October Reading

Two good ones for October.

The Brief Wondrous Life of Oscar Wao by Junot Díaz

A fascinating book, at turns hilarious and horrific. Come for the story of a hapless geek in a decidedly non-geeky culture, stay for the unflinching look at the history of the Dominican Republic. (And don’t worry, he assumes — rightly in my case — that you’ve never heard much about their history.) Oscar himself is a classic tragic figure, and although the arc of his fate is never in doubt (see the book’s title, for example) his movement along it is quite interesting. Díaz does a great job of jumping around in time and showing effect before cause in a way that makes his characters even more fleshed out. Highly recommended.

Time’s Arrow by Martin Amis

Speaking of chronology, here’s a novel in which the narrator is a disembodied voice inhabiting the mind of the main character and experiencing that character’s life, only backwards. So for the narrator, people are constantly looking towards where they came from instead of where they’re going, relationships start stormily and end with the participants as near-strangers, and people grow increasingly younger until they are placed back in their mothers’ wombs. It seems like it could be gimmicky and hard to follow, but it’s not, and Amis makes good use of the motif. By telling the story if his protagonist in reverse, he not only adds to the suspense (our main character has a bit of a shadowy history) but also makes a lot of very pointed observations. It’s never clear why the narrator is so joined with the main character, but the fact that the narrator accepts this unorthodox view of life as normal (he feels something isn’t right on a fundamental level, and gets occasional glimpses of the “correct” forward-running world, but for the most part he doesn’t seek to interpret the events he’s viewing as anything out of the ordinary) makes for some astute comments. Very well done and interesting.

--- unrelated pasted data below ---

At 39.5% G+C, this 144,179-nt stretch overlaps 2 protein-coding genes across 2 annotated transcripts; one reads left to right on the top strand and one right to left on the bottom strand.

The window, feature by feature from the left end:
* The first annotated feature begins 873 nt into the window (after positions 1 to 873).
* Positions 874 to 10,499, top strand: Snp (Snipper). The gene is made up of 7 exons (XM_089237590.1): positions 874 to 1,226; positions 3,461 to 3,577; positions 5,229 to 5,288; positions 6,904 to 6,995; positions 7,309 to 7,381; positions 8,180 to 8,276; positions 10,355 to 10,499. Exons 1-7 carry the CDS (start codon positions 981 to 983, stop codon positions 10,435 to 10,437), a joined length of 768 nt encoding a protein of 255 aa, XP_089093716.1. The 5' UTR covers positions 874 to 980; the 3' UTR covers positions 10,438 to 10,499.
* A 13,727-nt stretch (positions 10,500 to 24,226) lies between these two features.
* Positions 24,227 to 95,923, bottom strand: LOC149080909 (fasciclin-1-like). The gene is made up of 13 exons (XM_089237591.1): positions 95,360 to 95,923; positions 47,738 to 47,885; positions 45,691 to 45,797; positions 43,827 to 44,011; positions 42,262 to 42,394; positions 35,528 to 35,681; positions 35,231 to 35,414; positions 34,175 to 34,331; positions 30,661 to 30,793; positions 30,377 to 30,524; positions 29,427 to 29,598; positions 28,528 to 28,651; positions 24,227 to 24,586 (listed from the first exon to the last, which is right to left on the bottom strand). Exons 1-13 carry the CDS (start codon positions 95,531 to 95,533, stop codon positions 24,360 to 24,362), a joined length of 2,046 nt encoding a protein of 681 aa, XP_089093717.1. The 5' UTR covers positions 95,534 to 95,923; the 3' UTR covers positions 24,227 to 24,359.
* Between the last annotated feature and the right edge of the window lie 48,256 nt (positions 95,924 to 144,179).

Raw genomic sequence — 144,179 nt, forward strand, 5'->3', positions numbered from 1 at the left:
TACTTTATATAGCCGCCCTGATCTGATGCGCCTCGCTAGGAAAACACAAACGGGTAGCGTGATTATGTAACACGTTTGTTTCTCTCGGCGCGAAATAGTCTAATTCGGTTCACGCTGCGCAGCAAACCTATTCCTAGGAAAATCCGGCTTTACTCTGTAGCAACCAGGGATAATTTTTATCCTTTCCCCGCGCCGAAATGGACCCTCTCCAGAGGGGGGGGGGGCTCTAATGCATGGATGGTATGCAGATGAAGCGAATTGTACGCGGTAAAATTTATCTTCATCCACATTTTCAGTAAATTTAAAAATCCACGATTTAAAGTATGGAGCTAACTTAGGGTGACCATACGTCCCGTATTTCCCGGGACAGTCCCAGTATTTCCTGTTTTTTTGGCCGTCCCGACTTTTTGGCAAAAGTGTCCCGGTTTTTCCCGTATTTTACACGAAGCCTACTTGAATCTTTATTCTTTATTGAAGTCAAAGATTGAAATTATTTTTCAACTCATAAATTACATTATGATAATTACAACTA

I’ve already started on my first book for November and it’s thankfully less apropos now than I thought it might be. But more on that in a month.

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5 Responses to October Reading

  1. Albatross says:

    I happened to be reading this book at the same time as Dave.
    There were times when I was undecided about the book.

    But the cultural background, both in the US and the Dominican, against which the character of Oscar is cast is great.

    This book is not Confederacy of Dunces, nor is it Kavalier and Clay. It’s entirely its own animal, and the characterizations it represents shine.

  2. Dave H. says:

    Weird, I just finished reading that Junot Diaz book too. I especially loved it, being (A) a hapless geek myself and catching most (but not all) of the geek references, and (B) having lived in the Dominican Republic for a couple of years and catching most of the place names and Spanglish Dominicanisms in the dialog. So reading this book gave me a lot of “uh huh, I totally get that” moments and made me feel really smart and worldly, and who doesn’t enjoy that?

  3. bugink says:

    ahh, this reminds me…I still have a book of yours! I’ll return it on Sunday. Can you find it in your heart to waive the late fees?

  4. Dave says:

    I will THIS TIME. Did you like it?

  5. Otro Dave says:

    Have you read “Drown”, also by Diaz? Really good stuff.